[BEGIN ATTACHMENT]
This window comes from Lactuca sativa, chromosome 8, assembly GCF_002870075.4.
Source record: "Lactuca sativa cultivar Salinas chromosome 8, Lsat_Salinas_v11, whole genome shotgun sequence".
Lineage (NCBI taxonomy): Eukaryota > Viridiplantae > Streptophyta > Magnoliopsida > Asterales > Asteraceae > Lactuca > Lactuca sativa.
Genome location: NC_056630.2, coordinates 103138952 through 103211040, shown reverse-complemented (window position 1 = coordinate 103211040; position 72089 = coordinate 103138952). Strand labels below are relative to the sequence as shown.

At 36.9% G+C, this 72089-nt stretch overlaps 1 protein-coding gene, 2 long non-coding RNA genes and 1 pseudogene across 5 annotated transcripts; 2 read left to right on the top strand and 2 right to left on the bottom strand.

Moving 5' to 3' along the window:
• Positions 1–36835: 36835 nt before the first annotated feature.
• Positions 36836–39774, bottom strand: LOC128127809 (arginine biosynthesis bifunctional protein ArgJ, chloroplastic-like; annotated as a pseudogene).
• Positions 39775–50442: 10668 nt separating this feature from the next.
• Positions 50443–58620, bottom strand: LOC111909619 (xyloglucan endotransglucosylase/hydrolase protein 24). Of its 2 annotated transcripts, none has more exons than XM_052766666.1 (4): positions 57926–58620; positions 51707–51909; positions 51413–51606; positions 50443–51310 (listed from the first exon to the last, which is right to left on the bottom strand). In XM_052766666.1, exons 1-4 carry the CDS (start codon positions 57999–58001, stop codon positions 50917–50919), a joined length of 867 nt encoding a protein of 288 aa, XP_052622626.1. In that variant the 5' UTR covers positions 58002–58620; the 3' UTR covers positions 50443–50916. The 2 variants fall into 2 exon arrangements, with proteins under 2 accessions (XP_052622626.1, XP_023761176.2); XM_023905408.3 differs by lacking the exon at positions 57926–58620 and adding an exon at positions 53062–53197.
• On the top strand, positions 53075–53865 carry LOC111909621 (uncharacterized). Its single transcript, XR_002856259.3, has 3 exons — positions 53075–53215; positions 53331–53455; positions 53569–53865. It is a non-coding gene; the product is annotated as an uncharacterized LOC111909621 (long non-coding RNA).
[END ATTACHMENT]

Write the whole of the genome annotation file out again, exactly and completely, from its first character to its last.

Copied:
This window comes from Lactuca sativa, chromosome 8, assembly GCF_002870075.4.
Source record: "Lactuca sativa cultivar Salinas chromosome 8, Lsat_Salinas_v11, whole genome shotgun sequence".
Lineage (NCBI taxonomy): Eukaryota > Viridiplantae > Streptophyta > Magnoliopsida > Asterales > Asteraceae > Lactuca > Lactuca sativa.
Genome location: NC_056630.2, coordinates 103138952 through 103211040, shown reverse-complemented (window position 1 = coordinate 103211040; position 72089 = coordinate 103138952). Strand labels below are relative to the sequence as shown.

At 36.9% G+C, this 72089-nt stretch overlaps 1 protein-coding gene, 2 long non-coding RNA genes and 1 pseudogene across 5 annotated transcripts; 2 read left to right on the top strand and 2 right to left on the bottom strand.

Moving 5' to 3' along the window:
• Positions 1–36835: 36835 nt before the first annotated feature.
• Positions 36836–39774, bottom strand: LOC128127809 (arginine biosynthesis bifunctional protein ArgJ, chloroplastic-like; annotated as a pseudogene).
• Positions 39775–50442: 10668 nt separating this feature from the next.
• Positions 50443–58620, bottom strand: LOC111909619 (xyloglucan endotransglucosylase/hydrolase protein 24). Of its 2 annotated transcripts, none has more exons than XM_052766666.1 (4): positions 57926–58620; positions 51707–51909; positions 51413–51606; positions 50443–51310 (listed from the first exon to the last, which is right to left on the bottom strand). In XM_052766666.1, exons 1-4 carry the CDS (start codon positions 57999–58001, stop codon positions 50917–50919), a joined length of 867 nt encoding a protein of 288 aa, XP_052622626.1. In that variant the 5' UTR covers positions 58002–58620; the 3' UTR covers positions 50443–50916. The 2 variants fall into 2 exon arrangements, with proteins under 2 accessions (XP_052622626.1, XP_023761176.2); XM_023905408.3 differs by lacking the exon at positions 57926–58620 and adding an exon at positions 53062–53197.
• On the top strand, positions 53075–53865 carry LOC111909621 (uncharacterized). Its single transcript, XR_002856259.3, has 3 exons — positions 53075–53215; positions 53331–53455; positions 53569–53865. It is a non-coding gene; the product is annotated as an uncharacterized LOC111909621 (long non-coding RNA).